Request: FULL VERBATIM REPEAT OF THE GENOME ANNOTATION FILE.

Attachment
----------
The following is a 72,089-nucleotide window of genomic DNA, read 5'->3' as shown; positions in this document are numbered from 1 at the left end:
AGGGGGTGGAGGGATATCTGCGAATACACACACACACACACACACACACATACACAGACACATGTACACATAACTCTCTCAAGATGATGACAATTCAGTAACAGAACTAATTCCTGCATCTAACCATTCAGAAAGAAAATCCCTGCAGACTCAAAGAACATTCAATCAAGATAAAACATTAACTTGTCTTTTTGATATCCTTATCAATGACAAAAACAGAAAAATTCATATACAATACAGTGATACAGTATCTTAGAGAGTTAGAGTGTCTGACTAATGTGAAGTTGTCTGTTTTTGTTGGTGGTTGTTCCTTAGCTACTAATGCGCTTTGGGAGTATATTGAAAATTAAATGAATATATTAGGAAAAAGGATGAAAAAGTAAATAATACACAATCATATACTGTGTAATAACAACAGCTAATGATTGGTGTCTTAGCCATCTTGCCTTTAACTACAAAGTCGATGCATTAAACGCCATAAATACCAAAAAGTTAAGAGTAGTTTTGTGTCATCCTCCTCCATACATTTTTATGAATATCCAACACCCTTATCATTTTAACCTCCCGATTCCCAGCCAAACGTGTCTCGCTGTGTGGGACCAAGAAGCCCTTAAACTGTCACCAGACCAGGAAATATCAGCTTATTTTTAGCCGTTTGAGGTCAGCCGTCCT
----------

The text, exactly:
The following is a 72,089-nucleotide window of genomic DNA, read 5'->3' as shown; positions in this document are numbered from 1 at the left end:
AGGGGGTGGAGGGATATCTGCGAATACACACACACACACACACACACACATACACAGACACATGTACACATAACTCTCTCAAGATGATGACAATTCAGTAACAGAACTAATTCCTGCATCTAACCATTCAGAAAGAAAATCCCTGCAGACTCAAAGAACATTCAATCAAGATAAAACATTAACTTGTCTTTTTGATATCCTTATCAATGACAAAAACAGAAAAATTCATATACAATACAGTGATACAGTATCTTAGAGAGTTAGAGTGTCTGACTAATGTGAAGTTGTCTGTTTTTGTTGGTGGTTGTTCCTTAGCTACTAATGCGCTTTGGGAGTATATTGAAAATTAAATGAATATATTAGGAAAAAGGATGAAAAAGTAAATAATACACAATCATATACTGTGTAATAACAACAGCTAATGATTGGTGTCTTAGCCATCTTGCCTTTAACTACAAAGTCGATGCATTAAACGCCATAAATACCAAAAAGTTAAGAGTAGTTTTGTGTCATCCTCCTCCATACATTTTTATGAATATCCAACACCCTTATCATTTTAACCTCCCGATTCCCAGCCAAACGTGTCTCGCTGTGTGGGACCAAGAAGCCCTTAAACTGTCACCAGACCAGGAAATATCAGCTTATTTTTAGCCGTTTGAGGTCAGCCGTCCT